Tuesday, July 31, 2018

New Laws Taking Effect Friday, August 3

Posted By on Tue, Jul 31, 2018 at 3:14 PM

Howard Fischer from Capitol Media Services broke down a few of Arizona's newest laws that will be taking effect this Friday, August 3. State lawmakers adjourned in May after approving over 300 measures. The laws cover a variety of subjects from abortion to sexual harrassment litigation, and early-age education to utility provider fines. Here's a few excerpts of Fischer's analysis:

The new laws will take effect starting this Friday. - DEPOSITPHOTOS
DepositPhotos
The new laws will take effect starting this Friday.
Regarding sexual harassment cases:
Lawmakers voted to make it illegal to have "non-disclosure agreements" that bar someone who has settled a case of sexual assault or harassment from responding to questions from police or prosecutors or making statements in any criminal proceedings.

Rep. Maria Syms, R-Paradise Valley, called those agreements a "sexual predator loophole." She said they leave future potential victims unaware that the person with whom they are dealing has a history of harassment or rape.

Another law will change the daily routines of young children in Arizona schools for the better:

One of the first groups to be affected are children in kindergarten through third grade: They will get at least two recess periods a day.

The new law is the culmination of a decade-long battle by some lawmakers and education advocates who contend that letting kids get up and move around actually will help their academic performance.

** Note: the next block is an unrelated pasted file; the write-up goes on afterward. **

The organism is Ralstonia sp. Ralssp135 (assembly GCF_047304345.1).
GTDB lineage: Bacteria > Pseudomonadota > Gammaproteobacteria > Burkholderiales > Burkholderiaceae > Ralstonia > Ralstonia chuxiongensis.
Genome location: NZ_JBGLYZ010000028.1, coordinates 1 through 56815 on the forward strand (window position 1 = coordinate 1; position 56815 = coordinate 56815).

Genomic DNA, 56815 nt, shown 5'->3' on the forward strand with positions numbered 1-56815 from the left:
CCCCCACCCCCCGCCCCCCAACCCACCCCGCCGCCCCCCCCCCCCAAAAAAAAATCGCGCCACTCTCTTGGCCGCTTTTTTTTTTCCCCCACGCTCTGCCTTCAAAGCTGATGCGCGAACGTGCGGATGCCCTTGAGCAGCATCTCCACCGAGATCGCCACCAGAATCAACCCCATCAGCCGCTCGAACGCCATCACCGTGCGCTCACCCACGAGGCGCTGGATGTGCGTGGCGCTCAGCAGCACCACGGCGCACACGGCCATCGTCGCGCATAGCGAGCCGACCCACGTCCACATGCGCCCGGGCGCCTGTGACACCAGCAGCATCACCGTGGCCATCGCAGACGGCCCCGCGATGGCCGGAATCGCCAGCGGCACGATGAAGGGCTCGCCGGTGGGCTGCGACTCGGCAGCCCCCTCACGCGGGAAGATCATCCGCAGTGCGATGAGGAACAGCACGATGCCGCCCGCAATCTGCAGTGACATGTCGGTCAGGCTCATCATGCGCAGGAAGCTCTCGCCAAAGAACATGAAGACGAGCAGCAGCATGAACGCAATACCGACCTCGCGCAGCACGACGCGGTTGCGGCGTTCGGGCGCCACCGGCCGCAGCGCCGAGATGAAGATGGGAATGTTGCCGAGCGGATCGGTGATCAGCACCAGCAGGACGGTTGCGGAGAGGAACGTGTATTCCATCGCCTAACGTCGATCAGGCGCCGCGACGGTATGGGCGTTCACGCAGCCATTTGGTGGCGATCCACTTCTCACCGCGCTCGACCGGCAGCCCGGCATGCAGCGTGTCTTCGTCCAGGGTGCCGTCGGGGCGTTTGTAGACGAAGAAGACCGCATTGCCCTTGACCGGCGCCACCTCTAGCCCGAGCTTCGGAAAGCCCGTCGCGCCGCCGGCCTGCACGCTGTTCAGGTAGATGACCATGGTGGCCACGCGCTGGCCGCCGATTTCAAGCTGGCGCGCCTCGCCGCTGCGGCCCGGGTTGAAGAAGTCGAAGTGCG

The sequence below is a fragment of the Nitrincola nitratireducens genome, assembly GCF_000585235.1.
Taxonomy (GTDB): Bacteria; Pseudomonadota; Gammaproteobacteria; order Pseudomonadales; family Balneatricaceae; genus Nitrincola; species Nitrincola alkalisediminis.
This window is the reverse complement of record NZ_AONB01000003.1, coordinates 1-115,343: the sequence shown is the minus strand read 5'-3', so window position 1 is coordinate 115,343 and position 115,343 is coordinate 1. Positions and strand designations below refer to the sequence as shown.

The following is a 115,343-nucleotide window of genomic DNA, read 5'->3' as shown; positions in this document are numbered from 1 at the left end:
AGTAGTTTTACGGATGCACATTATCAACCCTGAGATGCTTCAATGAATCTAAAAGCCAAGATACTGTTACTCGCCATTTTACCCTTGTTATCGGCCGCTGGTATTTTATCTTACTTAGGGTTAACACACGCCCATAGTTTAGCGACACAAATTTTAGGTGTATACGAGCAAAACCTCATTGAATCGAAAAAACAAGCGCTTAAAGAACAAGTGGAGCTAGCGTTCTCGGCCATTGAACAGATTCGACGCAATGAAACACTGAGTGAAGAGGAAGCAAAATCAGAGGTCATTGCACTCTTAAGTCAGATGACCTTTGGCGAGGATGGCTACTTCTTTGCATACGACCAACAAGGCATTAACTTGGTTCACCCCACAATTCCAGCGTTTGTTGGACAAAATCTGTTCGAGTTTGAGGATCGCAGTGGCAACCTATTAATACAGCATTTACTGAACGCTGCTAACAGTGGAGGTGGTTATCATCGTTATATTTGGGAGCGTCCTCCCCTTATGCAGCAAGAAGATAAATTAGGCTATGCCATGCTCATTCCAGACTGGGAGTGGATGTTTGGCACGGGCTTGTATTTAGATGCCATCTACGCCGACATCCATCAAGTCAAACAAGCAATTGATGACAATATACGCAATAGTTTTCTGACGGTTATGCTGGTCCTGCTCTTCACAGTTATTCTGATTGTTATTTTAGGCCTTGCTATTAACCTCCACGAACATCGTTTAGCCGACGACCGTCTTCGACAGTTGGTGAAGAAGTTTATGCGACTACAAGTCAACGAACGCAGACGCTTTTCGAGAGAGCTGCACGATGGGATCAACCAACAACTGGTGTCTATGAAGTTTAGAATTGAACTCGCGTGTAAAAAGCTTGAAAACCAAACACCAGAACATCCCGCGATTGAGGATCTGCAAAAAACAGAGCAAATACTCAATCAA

Students in grades 4 and 5 have to wait until 2019 for their two recess periods.

A separate law that also kicks in on Friday also requires that play be incorporated as an instructional strategy for kindergarten and that activities be academically meaningful.
If the Clean Energy for a Healthy Arizona ballot initiative is approved by voters, this new law could allow APS to ignore it:
Legislators gave Arizona utilities the equivalent of a "get out of jail free" card in case voters approve a constitution amendment in November to require them to generate half their electricity from renewable sources by 2030. Unable to void a constitutional measure, lawmakers approved a proposal crafted by Arizona Public Service which would make violations subject to penalties of no more than $5,000 - and as little as $100 - effectively allowing the utilities to ignore the mandate and pay the fine instead.
Lastly, one of the most controversial new laws passed by the state legislature deals with the private questions between a woman seeking an abortion and her doctor:
Existing law contains open-ended questions that health care providers are supposed to ask about the reason for the abortion. That includes whether the procedure is elective or due to some issue of maternal or fetal health.

The new statute gets more specific, with women asked about specific medical conditions and whether the procedure is being sought because the pregnancy is due to rape or incest. And women also will be questioned whether they are being coerced into the abortion, whether they are the victim of sex trafficking and whether they are the victim of domestic violence.

You can read the entire story here.

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